The Superman animated cartoons listed above, commonly known as the "Fleischer Superman cartoons" are part of a series of seventeen (17) animated Technicolor short films, released by Paramount Pictures between 1941 and 1943. They are based upon the comic book character Superman and are seen as some of the finest animated cartoons produced during The Golden Age of American animation (1930s-40s).


These 8 animated films feature new music composed and recorded by John Pritchard with keyboardist Adam Holzman adding inventive tracks to 5 of the films. Each soundtrack has been selected to provide an alternative cinematic experience and avoid rehashing the characteristic adventure theme music of the original cartoons. The new soundtracks provide minimal dialogue and musical motifs to advance the storyline. Instead the music aims to provide more presence to the engaging film noir style of the Fleischer Brothers' imagination and celebrate the sheer visual beauty of their unique work. These are some of the greatest animated films ever made. While the Superman cartoons were originally made for Saturday matinees during World War II, they can be appreciated today as high forms of art, like any Picasso or Van Gogh.



Catch the original animated adventures on DVD with the complete 1941-1943 Paramount Superman cartoon classics! Legendary animation innovators Max & Dave Fleischer were the first to bring Superman to theater screens, only four years after the comic book hero's debut. Capturing the comic book spirit better than any live action film with the stunning early art-deco look of the original Superman/Action Comics era and a film noir feel, these stylish adventures proved so powerful that they influenced every Superman production afterward. Now restored to their best possible quality, these 17 animation masterpieces are presented in superbly clear quality! FEATURING: Superman (Pilot), Mechanical Monsters, Billion Dollar Limited, The Arctic Giant, The Bulleteers, The Magnetic Telescope, Electric Earthquake, Volcano, Terror on the Midway, Japoteurs, Showdown, Eleventh Hour, Destruction Inc., Mummy Strikes, Jungle Drums, The Underground World, & Secret Agent.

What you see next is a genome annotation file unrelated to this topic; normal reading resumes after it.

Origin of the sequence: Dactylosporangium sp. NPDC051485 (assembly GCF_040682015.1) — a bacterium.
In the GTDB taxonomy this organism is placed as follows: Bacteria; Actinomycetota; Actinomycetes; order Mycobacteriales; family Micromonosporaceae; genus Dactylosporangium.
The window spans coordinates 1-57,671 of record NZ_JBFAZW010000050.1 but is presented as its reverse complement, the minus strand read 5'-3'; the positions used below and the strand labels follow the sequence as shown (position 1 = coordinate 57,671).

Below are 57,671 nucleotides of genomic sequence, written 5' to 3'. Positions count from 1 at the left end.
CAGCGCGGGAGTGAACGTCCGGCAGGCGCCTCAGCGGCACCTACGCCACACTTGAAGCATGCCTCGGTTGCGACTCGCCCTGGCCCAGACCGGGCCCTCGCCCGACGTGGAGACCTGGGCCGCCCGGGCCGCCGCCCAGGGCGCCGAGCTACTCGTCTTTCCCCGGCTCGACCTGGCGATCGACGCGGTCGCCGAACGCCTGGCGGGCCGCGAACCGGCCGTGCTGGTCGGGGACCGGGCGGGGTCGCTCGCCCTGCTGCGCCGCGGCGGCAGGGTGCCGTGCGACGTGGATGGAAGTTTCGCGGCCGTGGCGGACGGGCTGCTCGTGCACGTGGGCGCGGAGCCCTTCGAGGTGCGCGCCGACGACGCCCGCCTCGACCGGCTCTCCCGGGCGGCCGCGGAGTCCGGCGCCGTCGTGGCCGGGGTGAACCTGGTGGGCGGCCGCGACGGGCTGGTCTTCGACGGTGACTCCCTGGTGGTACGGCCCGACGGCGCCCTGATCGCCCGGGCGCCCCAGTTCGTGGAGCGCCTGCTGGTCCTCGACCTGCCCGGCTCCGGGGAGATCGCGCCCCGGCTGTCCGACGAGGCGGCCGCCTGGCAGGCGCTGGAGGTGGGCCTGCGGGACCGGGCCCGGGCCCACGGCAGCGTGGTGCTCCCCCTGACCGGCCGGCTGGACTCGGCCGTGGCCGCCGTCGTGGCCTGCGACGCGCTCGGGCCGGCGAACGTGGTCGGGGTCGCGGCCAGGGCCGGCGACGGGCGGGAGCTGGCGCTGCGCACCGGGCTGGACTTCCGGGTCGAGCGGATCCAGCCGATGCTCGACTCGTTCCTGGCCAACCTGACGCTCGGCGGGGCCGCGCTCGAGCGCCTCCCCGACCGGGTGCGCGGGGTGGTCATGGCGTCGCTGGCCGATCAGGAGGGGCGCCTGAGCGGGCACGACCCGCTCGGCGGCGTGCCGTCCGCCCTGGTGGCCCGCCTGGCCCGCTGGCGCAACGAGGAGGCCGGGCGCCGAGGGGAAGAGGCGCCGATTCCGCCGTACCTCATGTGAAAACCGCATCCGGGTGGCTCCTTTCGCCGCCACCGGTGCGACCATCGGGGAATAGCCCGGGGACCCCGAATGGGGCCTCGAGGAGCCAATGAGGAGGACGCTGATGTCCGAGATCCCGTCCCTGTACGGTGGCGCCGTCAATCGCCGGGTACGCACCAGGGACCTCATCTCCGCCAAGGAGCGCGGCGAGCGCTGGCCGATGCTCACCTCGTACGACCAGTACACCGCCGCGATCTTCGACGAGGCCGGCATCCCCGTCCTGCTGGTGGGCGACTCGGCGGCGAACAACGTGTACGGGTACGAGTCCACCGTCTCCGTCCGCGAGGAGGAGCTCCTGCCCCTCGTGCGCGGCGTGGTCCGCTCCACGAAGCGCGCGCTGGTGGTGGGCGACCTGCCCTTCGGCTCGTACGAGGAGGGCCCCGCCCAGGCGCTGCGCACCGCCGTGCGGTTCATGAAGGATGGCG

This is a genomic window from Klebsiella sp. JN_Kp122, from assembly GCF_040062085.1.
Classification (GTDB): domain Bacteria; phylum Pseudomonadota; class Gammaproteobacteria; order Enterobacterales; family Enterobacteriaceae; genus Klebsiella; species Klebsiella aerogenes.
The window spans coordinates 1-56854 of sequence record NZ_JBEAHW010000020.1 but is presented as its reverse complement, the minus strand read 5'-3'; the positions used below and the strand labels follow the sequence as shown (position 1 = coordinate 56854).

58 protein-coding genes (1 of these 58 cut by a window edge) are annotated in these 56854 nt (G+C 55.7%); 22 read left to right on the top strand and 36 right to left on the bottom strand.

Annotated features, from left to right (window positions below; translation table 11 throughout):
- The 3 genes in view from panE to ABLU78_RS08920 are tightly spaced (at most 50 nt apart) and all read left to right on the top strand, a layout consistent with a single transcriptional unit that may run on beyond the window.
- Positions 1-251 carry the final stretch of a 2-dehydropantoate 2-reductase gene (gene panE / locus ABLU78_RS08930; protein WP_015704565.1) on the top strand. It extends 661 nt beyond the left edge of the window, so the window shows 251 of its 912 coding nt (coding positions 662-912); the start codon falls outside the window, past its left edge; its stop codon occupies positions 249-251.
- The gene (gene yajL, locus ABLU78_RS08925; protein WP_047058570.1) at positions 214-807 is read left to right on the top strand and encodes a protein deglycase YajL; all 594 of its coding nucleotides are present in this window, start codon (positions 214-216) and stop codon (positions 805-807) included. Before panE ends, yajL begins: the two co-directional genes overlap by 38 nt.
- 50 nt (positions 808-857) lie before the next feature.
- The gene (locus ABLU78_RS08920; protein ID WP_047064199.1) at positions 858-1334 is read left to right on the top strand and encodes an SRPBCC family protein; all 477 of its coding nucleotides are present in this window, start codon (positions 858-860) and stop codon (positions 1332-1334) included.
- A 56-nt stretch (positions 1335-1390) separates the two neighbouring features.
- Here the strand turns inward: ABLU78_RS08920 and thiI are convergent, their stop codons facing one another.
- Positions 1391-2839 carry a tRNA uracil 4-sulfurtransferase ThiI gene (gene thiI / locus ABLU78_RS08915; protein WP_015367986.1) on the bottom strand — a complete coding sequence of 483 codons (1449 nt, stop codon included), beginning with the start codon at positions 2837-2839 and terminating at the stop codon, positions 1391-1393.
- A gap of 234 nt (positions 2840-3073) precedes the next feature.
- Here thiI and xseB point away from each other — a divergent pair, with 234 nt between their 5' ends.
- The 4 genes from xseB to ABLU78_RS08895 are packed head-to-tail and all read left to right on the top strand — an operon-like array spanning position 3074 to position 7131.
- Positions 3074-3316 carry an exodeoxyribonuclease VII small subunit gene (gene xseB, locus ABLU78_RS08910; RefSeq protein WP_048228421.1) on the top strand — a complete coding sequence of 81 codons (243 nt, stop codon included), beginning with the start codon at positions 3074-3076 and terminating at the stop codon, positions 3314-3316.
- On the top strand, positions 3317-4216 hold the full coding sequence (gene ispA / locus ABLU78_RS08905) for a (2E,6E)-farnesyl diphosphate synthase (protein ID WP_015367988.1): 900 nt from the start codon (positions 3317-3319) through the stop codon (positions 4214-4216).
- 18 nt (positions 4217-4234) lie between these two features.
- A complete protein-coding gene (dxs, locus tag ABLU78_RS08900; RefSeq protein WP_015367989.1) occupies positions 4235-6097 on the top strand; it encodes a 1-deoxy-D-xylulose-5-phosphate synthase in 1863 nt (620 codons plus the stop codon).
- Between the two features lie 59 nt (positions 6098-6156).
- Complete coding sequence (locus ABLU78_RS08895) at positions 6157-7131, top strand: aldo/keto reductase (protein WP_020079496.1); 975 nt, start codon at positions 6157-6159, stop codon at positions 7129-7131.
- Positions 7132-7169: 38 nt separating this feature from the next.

"Jungle Drums - 1942" 5:53 min.
soundtrack by
John Pritchard and Adam Holzman

The original 1942 soundtrack was composed by Sammy Timberg and can be heard at the bottom of this page via

Jungle Drums
March 26, 1943
Director: Dan Gordon
Animation: Orestes Calpini, H.C. Ellison
Story: Robert Little, Jay Morton
Musical Arrangement: Sammy Timberg

Nazi soldiers in white costumes are pretending to be deities to a group of native Africans. Their base exists inside two giant hollow statues with heavy artillery. A plane containing a pilot and Lois is fired on by the Nazis, taking them down. At the crash site the dieing pilot gives Lois the coordinates of an American fleet on a piece of paper, and tells her to destroy the document. Before she can do so she is captured by the Africans, but still manages to hide it under a rock. Lois is interrogated and refuses to give any information. For this, the Nazis allow the natives to burn Lois alive on a pyre, with hopes that she will relent to save her life. The paper is found by one of the Africans, and the Nazis leave Lois to them and the fire. The Nazis radio a submarine fleet, giving the location of the American vessels. As Lois is beginning to succumb to the heat, Clark and his own pilot fly over, spotting the fire and the crashed plane. Clark parachutes onto a cliff overlooking the fire and changes into Superman. He rescues Lois and fights the Nazis on top of the statues, but a heavy door with a broken handle prevents him from entering the base. Lois disguises herself in the white costume of a fallen soldier and enters the base from ground level. She tries radioing American forces but one of the Nazis sees through her disguise. The Nazi tries to destroy the radio console but Superman enters just in time to stop him. Just as the German submarines are about to fire on the American ships, planes bomb the submarines, thus ending their threat. Adolf Hitler, alone, listens about the event on his radio.

This cartoon is another example of demonization at the time, both of the Germans and of the "savage" African people. What is very strange is that the Nazis are dressed similar to the Ku Klux Klan. The leader of the Nazi base has a monocle, as will another Nazi group leader in 'Secret Agent.'

Lois does not get burned on the pyre. There is nothing wrong with this, but it is kind of funny that in 'The Mummy Strikes' we are led to believe she burned so easily.

The heavy weaponry sticking out of the statues are quite impractical. Take special notice of the gun that extends from the mouth - it moves at impossible angles inside the head.

Superman seems to be having a lot of trouble in taking down two Nazi soldiers. Seconds earlier he moved a massive weight, so who knows why it is so hard for him to fight two men?

The Nazi who falls from a great height miraculously does not get any blood on his white outfit, thus allowing Lois to use it.

Text by Ross May from the created by . Steven Younis.


Disclaimer: SUPERMAN and all related elements are the property of DC Comics.